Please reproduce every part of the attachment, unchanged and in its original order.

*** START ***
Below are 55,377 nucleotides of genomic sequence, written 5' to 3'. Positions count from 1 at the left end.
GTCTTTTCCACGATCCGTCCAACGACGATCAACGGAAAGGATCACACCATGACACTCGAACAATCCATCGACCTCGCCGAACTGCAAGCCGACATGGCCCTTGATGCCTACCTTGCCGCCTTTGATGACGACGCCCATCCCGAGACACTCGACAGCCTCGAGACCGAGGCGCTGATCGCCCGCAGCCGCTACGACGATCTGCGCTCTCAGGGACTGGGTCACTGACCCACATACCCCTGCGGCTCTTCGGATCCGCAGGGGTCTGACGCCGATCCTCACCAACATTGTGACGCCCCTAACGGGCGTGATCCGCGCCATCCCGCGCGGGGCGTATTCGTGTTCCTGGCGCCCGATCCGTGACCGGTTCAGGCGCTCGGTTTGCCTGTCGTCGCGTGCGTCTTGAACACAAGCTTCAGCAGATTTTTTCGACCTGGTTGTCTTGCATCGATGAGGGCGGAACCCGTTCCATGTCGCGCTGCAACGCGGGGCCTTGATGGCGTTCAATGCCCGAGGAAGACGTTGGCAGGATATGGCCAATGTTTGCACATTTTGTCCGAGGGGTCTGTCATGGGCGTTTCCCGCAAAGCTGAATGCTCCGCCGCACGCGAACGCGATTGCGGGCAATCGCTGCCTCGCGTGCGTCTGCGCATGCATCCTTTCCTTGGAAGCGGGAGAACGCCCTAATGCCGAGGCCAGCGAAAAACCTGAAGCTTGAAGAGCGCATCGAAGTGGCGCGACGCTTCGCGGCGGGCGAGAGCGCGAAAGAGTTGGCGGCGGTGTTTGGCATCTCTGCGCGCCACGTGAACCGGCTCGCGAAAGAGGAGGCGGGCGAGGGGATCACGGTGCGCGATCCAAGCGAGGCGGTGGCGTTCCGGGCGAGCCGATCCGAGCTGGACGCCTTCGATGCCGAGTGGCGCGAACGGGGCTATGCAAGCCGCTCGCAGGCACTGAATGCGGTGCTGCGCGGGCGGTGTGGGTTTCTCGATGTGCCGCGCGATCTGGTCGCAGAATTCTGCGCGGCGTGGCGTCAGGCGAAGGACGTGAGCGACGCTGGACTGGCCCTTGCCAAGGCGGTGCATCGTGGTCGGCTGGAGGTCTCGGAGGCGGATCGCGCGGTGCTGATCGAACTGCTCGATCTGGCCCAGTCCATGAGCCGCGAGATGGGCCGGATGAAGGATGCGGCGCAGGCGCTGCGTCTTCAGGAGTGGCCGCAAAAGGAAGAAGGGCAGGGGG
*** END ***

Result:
Below are 55,377 nucleotides of genomic sequence, written 5' to 3'. Positions count from 1 at the left end.
GTCTTTTCCACGATCCGTCCAACGACGATCAACGGAAAGGATCACACCATGACACTCGAACAATCCATCGACCTCGCCGAACTGCAAGCCGACATGGCCCTTGATGCCTACCTTGCCGCCTTTGATGACGACGCCCATCCCGAGACACTCGACAGCCTCGAGACCGAGGCGCTGATCGCCCGCAGCCGCTACGACGATCTGCGCTCTCAGGGACTGGGTCACTGACCCACATACCCCTGCGGCTCTTCGGATCCGCAGGGGTCTGACGCCGATCCTCACCAACATTGTGACGCCCCTAACGGGCGTGATCCGCGCCATCCCGCGCGGGGCGTATTCGTGTTCCTGGCGCCCGATCCGTGACCGGTTCAGGCGCTCGGTTTGCCTGTCGTCGCGTGCGTCTTGAACACAAGCTTCAGCAGATTTTTTCGACCTGGTTGTCTTGCATCGATGAGGGCGGAACCCGTTCCATGTCGCGCTGCAACGCGGGGCCTTGATGGCGTTCAATGCCCGAGGAAGACGTTGGCAGGATATGGCCAATGTTTGCACATTTTGTCCGAGGGGTCTGTCATGGGCGTTTCCCGCAAAGCTGAATGCTCCGCCGCACGCGAACGCGATTGCGGGCAATCGCTGCCTCGCGTGCGTCTGCGCATGCATCCTTTCCTTGGAAGCGGGAGAACGCCCTAATGCCGAGGCCAGCGAAAAACCTGAAGCTTGAAGAGCGCATCGAAGTGGCGCGACGCTTCGCGGCGGGCGAGAGCGCGAAAGAGTTGGCGGCGGTGTTTGGCATCTCTGCGCGCCACGTGAACCGGCTCGCGAAAGAGGAGGCGGGCGAGGGGATCACGGTGCGCGATCCAAGCGAGGCGGTGGCGTTCCGGGCGAGCCGATCCGAGCTGGACGCCTTCGATGCCGAGTGGCGCGAACGGGGCTATGCAAGCCGCTCGCAGGCACTGAATGCGGTGCTGCGCGGGCGGTGTGGGTTTCTCGATGTGCCGCGCGATCTGGTCGCAGAATTCTGCGCGGCGTGGCGTCAGGCGAAGGACGTGAGCGACGCTGGACTGGCCCTTGCCAAGGCGGTGCATCGTGGTCGGCTGGAGGTCTCGGAGGCGGATCGCGCGGTGCTGATCGAACTGCTCGATCTGGCCCAGTCCATGAGCCGCGAGATGGGCCGGATGAAGGATGCGGCGCAGGCGCTGCGTCTTCAGGAGTGGCCGCAAAAGGAAGAAGGGCAGGGGG